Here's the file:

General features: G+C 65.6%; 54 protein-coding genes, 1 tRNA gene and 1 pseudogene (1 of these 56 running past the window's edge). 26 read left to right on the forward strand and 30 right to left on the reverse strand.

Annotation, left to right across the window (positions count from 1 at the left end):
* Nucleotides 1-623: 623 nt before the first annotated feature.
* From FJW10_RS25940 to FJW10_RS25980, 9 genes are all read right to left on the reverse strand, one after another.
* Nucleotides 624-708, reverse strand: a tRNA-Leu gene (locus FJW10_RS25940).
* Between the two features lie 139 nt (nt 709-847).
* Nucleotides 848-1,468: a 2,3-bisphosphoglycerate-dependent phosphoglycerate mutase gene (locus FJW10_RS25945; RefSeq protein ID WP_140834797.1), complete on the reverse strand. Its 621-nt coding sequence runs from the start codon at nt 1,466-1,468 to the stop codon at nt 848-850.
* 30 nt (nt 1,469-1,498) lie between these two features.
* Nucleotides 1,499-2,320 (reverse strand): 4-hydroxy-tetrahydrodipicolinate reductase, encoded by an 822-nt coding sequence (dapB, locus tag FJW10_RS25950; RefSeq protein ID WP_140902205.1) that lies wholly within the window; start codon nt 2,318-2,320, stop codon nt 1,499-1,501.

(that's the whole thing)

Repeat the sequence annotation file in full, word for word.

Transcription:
General features: G+C 65.6%; 54 protein-coding genes, 1 tRNA gene and 1 pseudogene (1 of these 56 running past the window's edge). 26 read left to right on the forward strand and 30 right to left on the reverse strand.

Annotation, left to right across the window (positions count from 1 at the left end):
* Nucleotides 1-623: 623 nt before the first annotated feature.
* From FJW10_RS25940 to FJW10_RS25980, 9 genes are all read right to left on the reverse strand, one after another.
* Nucleotides 624-708, reverse strand: a tRNA-Leu gene (locus FJW10_RS25940).
* Between the two features lie 139 nt (nt 709-847).
* Nucleotides 848-1,468: a 2,3-bisphosphoglycerate-dependent phosphoglycerate mutase gene (locus FJW10_RS25945; RefSeq protein ID WP_140834797.1), complete on the reverse strand. Its 621-nt coding sequence runs from the start codon at nt 1,466-1,468 to the stop codon at nt 848-850.
* 30 nt (nt 1,469-1,498) lie between these two features.
* Nucleotides 1,499-2,320 (reverse strand): 4-hydroxy-tetrahydrodipicolinate reductase, encoded by an 822-nt coding sequence (dapB, locus tag FJW10_RS25950; RefSeq protein ID WP_140902205.1) that lies wholly within the window; start codon nt 2,318-2,320, stop codon nt 1,499-1,501.